The Telegraph gets its teeth into Hanoi cuisine, and it’s not the famous ‘pho’ or Obama’s ‘bun cha’

Many people are drawn to a destination just because of how well it triggers their appetite, and for that reason, Hanoi is one of the world’s greatest cities to visit, The Telegraph recommends.

The U.K. newspaper published a list of “the world’s 17 greatest cities for food” on Sunday and the Vietnamese capital grabbed second spot, after Tokyo.

“Hanoi’s compact old center is arguably the better place to sample the balance of salt, sweet, sour and spice in Vietnamese cuisine,” it said, comparing the city with the popular southern metropolis of Ho Chi Minh City, which is “more international”.

Hanoi is where one can take to the streets and eat like a local, it said.

The city offers some of the most popular Vietnamese dishes such as “banh mi”, a baguette usually filled with grilled pork, meatballs or cold cuts, cucumber, cilantro, pickled carrots, liver pâté and a swipe of mayonnaise, or “com tam”, which is broken rice with grilled pork, pig skin, egg and fish sauce.

But tourists can also jump into more exotic dishes like “pho tiu”, a sweet and sour noodle dish originating in China and arriving in Hanoi via Ho Chi Minh City. It is an assortment of roasted pork slices, bean shoots, herbs, crushed nuts and dried shallots on a bed of noodles, topped off with fish sauce, vinegar, thickened pork bone broth and light brown oil.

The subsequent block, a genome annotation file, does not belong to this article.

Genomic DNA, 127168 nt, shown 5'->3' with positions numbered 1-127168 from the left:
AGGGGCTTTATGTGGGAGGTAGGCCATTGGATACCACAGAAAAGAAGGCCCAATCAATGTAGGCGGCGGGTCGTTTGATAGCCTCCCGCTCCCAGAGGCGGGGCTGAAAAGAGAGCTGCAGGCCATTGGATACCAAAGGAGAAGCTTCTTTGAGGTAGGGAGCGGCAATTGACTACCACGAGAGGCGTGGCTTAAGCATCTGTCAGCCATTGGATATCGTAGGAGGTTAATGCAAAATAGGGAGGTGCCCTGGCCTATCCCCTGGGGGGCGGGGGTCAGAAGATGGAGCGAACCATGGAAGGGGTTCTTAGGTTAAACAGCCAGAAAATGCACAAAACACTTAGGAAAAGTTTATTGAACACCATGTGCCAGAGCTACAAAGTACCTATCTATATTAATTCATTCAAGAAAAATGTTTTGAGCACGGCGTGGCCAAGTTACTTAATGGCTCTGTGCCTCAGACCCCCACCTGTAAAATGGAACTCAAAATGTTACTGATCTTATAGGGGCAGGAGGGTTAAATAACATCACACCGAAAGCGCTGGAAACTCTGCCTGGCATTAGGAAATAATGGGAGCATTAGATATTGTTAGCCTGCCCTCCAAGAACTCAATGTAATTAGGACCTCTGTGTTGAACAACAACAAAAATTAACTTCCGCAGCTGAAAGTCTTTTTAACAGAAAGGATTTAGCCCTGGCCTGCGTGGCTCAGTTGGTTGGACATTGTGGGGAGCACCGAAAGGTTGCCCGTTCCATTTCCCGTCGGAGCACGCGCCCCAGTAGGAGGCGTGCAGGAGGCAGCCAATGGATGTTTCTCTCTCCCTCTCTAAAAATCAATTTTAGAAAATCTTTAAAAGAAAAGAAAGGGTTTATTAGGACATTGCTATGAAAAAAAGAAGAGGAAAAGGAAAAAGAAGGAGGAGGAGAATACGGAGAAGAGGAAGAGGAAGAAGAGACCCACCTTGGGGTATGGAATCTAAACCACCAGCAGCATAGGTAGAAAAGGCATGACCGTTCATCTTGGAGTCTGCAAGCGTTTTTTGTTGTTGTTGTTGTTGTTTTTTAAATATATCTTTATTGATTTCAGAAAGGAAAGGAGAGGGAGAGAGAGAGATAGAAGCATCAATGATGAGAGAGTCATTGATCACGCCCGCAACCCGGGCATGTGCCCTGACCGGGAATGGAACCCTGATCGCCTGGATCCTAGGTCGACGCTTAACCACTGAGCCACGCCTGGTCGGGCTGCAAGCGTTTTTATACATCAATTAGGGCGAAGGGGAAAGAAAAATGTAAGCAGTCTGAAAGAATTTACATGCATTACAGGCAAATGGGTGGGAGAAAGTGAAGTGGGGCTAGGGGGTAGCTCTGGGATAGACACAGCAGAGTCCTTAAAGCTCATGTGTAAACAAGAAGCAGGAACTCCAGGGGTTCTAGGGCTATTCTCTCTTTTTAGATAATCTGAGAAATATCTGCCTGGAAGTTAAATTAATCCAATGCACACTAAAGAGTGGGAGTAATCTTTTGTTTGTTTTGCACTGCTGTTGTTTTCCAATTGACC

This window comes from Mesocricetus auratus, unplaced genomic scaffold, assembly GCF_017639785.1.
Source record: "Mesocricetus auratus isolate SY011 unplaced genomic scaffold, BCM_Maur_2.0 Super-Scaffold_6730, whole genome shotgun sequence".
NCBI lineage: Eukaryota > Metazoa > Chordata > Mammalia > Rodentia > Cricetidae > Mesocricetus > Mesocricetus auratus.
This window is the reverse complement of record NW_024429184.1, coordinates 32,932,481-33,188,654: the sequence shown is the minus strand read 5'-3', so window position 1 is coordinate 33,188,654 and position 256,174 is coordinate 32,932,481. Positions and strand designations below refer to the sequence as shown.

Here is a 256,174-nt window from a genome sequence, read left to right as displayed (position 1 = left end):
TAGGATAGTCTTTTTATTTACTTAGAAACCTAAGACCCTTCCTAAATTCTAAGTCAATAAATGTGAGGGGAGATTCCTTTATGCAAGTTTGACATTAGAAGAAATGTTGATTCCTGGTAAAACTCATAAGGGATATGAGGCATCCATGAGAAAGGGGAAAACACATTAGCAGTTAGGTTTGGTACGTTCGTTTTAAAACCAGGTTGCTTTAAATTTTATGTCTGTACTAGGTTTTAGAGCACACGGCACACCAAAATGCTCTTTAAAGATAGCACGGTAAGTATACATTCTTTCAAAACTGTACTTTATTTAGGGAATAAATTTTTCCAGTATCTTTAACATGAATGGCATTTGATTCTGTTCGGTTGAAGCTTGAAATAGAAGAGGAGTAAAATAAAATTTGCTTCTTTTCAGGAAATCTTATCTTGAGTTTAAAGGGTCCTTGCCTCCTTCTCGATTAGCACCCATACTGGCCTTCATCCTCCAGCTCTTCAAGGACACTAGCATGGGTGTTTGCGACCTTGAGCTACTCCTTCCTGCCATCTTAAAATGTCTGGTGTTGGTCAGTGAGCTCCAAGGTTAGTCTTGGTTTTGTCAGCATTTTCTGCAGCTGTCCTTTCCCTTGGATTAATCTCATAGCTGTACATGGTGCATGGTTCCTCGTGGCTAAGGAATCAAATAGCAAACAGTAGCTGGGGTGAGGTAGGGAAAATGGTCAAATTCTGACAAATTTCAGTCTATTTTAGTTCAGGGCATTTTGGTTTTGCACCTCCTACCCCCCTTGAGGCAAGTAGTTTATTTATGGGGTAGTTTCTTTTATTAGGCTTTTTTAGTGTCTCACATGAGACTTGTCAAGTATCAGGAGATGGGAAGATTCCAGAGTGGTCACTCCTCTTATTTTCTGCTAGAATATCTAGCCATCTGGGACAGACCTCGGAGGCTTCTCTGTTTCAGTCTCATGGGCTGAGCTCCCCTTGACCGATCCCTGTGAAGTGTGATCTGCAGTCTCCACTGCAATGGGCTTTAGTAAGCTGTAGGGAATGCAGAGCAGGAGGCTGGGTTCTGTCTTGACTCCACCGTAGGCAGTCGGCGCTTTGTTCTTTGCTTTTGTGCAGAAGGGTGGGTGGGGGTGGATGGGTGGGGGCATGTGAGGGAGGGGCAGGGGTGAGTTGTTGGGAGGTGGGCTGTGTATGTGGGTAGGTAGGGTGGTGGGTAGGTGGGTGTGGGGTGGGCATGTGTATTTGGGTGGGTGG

For dessert, the newspaper recommended egg coffee, an unlikely beverage favored particularly on cold days. It is a blend of coffee and egg whites, folded with sugar and drunk hot or cold. Say “café trung” and you will be served.

The Telegraph did not mention “pho” or “bun cha”, although both are among tourists’ favorite things to try in Hanoi.

U.S. news site Business Insider last October published a bucket list with 50 attractions, foods and experiences one must try in Asia, and among them was “a steamy bowl of pho in Hanoi”.

Source: vnexpress